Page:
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tnh

Joined: March 17, 2003  (email not validated)
Comments posted: 19
Votes received: 55

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"The life of the people" is the collective social life of the people, as in "The life of the Hopi is still largely communal," or "The life of the medieval peasant was a hard one." If you turn it around and say "medieval peasants had hard lives," it pretty much means the same thing.

Teresa Nielsen Hayde March 18, 2003, 1:07am

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I apologize for the English language, but there isn't a great deal of difference between the following phrases:

I am in control of the ship.
I am in full control of the ship.
I have the ship under control.
I have control of the ship.
I have the controls.

The last phrase is the only one with a significantly different meaning. "I have the controls" means "I am the person operating the control mechanisms," but doesn't necessarily imply that that person is in control of anything else that's going on. You can have the controls and still be no more than a pair of hands executing someone else's verbal orders.

Teresa Nielsen Hayde March 18, 2003, 12:28am

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The job title lost its initial article, not because it was preceded by the name of the company, but because it was followed by the name of the jobholder. This becomes clearer when you remember that "Senator" is likewise a job title:

The Senator walked into the room.
The CTO walked into the room.

Senator Foghorn Leghorn walked into the rom.
CTO Ferdy Longbottom walked into the room.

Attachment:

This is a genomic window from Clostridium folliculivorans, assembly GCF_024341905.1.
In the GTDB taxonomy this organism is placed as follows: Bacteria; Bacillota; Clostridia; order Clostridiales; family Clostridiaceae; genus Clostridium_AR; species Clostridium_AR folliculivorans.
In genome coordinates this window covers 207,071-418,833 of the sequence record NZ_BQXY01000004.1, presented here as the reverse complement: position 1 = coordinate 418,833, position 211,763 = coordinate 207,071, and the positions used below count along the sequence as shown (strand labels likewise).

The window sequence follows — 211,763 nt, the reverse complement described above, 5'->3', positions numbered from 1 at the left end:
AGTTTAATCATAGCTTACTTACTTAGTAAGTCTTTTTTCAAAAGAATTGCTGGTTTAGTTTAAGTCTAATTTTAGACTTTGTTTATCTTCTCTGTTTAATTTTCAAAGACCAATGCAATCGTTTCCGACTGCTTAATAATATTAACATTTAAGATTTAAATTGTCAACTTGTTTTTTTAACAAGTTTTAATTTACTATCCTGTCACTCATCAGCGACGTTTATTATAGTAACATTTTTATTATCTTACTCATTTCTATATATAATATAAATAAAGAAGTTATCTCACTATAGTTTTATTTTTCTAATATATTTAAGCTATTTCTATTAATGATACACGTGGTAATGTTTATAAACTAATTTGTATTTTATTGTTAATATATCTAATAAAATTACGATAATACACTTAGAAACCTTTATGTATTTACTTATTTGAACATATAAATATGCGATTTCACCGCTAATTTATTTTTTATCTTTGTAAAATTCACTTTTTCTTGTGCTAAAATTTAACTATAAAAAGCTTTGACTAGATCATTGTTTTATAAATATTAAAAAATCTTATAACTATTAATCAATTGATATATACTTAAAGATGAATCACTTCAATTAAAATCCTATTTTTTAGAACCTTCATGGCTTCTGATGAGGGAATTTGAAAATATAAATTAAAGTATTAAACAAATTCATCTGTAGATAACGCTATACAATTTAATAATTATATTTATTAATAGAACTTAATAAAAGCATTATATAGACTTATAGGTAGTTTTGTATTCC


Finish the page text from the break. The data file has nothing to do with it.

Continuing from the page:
If you separate the job title from the jobholder's name by inserting a comma between them, the job title stops being part of the person's name and gets its initial article back:

The CTO, Ferdy Longbottom, walked into the room.

Teresa Nielsen Hayde March 18, 2003, 12:06am

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Dariensan nailed it: some text (the words on one or several pages in a book), a text (the whole book), some texts (several whole books).

Teresa Nielsen Hayde March 17, 2003, 11:34pm

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May I offer a slight emendation to that?

"Much" and "a lot of" are synonyms, though "much" is getting to be a tad archaic. It survives in forms like "has much to offer."

"Too much" and "a lot of" are not synonyms. "Too much" signifies excess, superfluity; whereas "a lot of" just means "a lot of", without any judgement about whether it's an appropriate quantity.

Dariensan's explanation of "much" vs. "many" is entirely correct.

Teresa Nielsen Hayde March 17, 2003, 11:21pm

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You only say "in futures" if you work in futures trading.

You can say either "in future" or "in the future". The tendency is to use "in future" to refer to relatively limited actions -- "In future, please address all such correspondence to our customer service department" -- and "in the future" to refer to broader situations: "In the future, all cars will run on a mixture of vodka and cider vinegar."

Teresa Nielsen Hayde March 17, 2003, 11:15pm

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Biks is right about the hyphenation. The rule there is that "38-year-old" is a compound adjective -- a group of words functioning as a single adjective -- and therefore hyphenated. Other examples: a coke-bottle-shaped vase; a full-throttle spread-eagle spare-no-expense business presentation.

Teresa Nielsen Hayde March 17, 2003, 11:06pm

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There's an older way to say that: "It lacks five minutes of ten." That is, you're five minutes short of ten o'clock. When that got shortened in everyday use, the answer to "What time is it?" became "It's five minutes of ten."

Teresa Nielsen Hayde March 17, 2003, 10:55pm

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There's a functional difference. "In itself" is a more ambiguous construction, and will occasionally get you into trouble where "in and of itself" won't.

"In" gets used so many ways, in so many different combinations, that if you don't clarify its function by using the "in and of" construction, it can erroneously appear to be teamed up with the wrong word: "The fish the dog brought in itself wasn't the problem."

Teresa Nielsen Hayde March 17, 2003, 10:52pm

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Purple Dragon's right again. A potboiler is a commercial project of no great moral or aesthetic significance that smooths out the jagged valleys of a freelancer's income.